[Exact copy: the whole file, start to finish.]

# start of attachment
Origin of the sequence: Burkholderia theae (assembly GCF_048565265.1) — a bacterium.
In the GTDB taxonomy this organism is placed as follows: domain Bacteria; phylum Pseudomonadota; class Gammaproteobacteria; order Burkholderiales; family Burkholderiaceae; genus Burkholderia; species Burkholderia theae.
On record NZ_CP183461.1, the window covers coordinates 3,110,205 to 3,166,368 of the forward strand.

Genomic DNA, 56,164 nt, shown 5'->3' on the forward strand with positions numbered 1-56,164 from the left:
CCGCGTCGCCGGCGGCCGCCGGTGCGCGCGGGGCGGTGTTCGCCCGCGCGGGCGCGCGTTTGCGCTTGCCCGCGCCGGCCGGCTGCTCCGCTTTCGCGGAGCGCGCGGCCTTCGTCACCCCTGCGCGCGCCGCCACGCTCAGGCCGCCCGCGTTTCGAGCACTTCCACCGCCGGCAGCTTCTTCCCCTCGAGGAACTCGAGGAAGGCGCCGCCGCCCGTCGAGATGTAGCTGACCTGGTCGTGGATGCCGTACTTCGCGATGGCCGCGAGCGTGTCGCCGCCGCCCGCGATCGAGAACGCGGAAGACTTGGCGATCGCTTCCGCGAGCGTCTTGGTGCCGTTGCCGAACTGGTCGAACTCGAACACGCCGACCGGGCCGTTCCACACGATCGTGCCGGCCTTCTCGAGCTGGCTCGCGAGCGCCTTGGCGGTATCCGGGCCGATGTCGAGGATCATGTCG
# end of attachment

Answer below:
Origin of the sequence: Burkholderia theae (assembly GCF_048565265.1) — a bacterium.
In the GTDB taxonomy this organism is placed as follows: domain Bacteria; phylum Pseudomonadota; class Gammaproteobacteria; order Burkholderiales; family Burkholderiaceae; genus Burkholderia; species Burkholderia theae.
On record NZ_CP183461.1, the window covers coordinates 3,110,205 to 3,166,368 of the forward strand.

Genomic DNA, 56,164 nt, shown 5'->3' on the forward strand with positions numbered 1-56,164 from the left:
CCGCGTCGCCGGCGGCCGCCGGTGCGCGCGGGGCGGTGTTCGCCCGCGCGGGCGCGCGTTTGCGCTTGCCCGCGCCGGCCGGCTGCTCCGCTTTCGCGGAGCGCGCGGCCTTCGTCACCCCTGCGCGCGCCGCCACGCTCAGGCCGCCCGCGTTTCGAGCACTTCCACCGCCGGCAGCTTCTTCCCCTCGAGGAACTCGAGGAAGGCGCCGCCGCCCGTCGAGATGTAGCTGACCTGGTCGTGGATGCCGTACTTCGCGATGGCCGCGAGCGTGTCGCCGCCGCCCGCGATCGAGAACGCGGAAGACTTGGCGATCGCTTCCGCGAGCGTCTTGGTGCCGTTGCCGAACTGGTCGAACTCGAACACGCCGACCGGGCCGTTCCACACGATCGTGCCGGCCTTCTCGAGCTGGCTCGCGAGCGCCTTGGCGGTATCCGGGCCGATGTCGAGGATCATGTCG